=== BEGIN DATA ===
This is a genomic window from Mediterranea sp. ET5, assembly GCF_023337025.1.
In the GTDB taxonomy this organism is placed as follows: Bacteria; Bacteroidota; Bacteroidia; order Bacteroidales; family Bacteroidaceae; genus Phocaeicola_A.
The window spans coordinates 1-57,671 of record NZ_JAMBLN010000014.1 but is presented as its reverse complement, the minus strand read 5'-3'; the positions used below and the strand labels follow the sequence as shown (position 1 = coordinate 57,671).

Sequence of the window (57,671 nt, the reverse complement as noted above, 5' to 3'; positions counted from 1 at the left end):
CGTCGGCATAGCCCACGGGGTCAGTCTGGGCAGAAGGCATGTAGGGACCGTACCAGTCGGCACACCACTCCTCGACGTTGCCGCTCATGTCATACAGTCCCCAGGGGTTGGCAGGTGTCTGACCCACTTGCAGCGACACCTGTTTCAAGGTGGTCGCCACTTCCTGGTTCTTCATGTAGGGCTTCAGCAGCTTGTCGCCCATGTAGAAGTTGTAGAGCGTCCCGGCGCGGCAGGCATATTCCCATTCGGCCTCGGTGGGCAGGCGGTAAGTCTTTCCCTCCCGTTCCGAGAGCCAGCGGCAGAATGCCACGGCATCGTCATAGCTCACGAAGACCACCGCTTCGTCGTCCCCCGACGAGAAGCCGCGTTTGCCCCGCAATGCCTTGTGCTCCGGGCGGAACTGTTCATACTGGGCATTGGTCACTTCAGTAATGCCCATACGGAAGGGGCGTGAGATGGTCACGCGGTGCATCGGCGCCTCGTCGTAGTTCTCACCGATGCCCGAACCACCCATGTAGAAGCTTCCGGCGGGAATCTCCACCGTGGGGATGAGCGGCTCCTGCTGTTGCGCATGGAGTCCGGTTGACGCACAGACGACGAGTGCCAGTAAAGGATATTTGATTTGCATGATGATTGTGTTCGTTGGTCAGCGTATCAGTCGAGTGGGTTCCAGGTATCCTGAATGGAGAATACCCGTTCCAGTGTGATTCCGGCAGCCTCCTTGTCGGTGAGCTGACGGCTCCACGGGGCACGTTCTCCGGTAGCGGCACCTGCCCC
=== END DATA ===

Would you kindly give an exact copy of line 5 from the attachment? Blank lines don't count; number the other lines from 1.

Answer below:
CGTCGGCATAGCCCACGGGGTCAGTCTGGGCAGAAGGCATGTAGGGACCGTACCAGTCGGCACACCACTCCTCGACGTTGCCGCTCATGTCATACAGTCCCCAGGGGTTGGCAGGTGTCTGACCCACTTGCAGCGACACCTGTTTCAAGGTGGTCGCCACTTCCTGGTTCTTCATGTAGGGCTTCAGCAGCTTGTCGCCCATGTAGAAGTTGTAGAGCGTCCCGGCGCGGCAGGCATATTCCCATTCGGCCTCGGTGGGCAGGCGGTAAGTCTTTCCCTCCCGTTCCGAGAGCCAGCGGCAGAATGCCACGGCATCGTCATAGCTCACGAAGACCACCGCTTCGTCGTCCCCCGACGAGAAGCCGCGTTTGCCCCGCAATGCCTTGTGCTCCGGGCGGAACTGTTCATACTGGGCATTGGTCACTTCAGTAATGCCCATACGGAAGGGGCGTGAGATGGTCACGCGGTGCATCGGCGCCTCGTCGTAGTTCTCACCGATGCCCGAACCACCCATGTAGAAGCTTCCGGCGGGAATCTCCACCGTGGGGATGAGCGGCTCCTGCTGTTGCGCATGGAGTCCGGTTGACGCACAGACGACGAGTGCCAGTAAAGGATATTTGATTTGCATGATGATTGTGTTCGTTGGTCAGCGTATCAGTCGAGTGGGTTCCAGGTATCCTGAATGGAGAATACCCGTTCCAGTGTGATTCCGGCAGCCTCCTTGTCGGTGAGCTGACGGCTCCACGGGGCACGTTCTCCGGTAGCGGCACCTGCCCC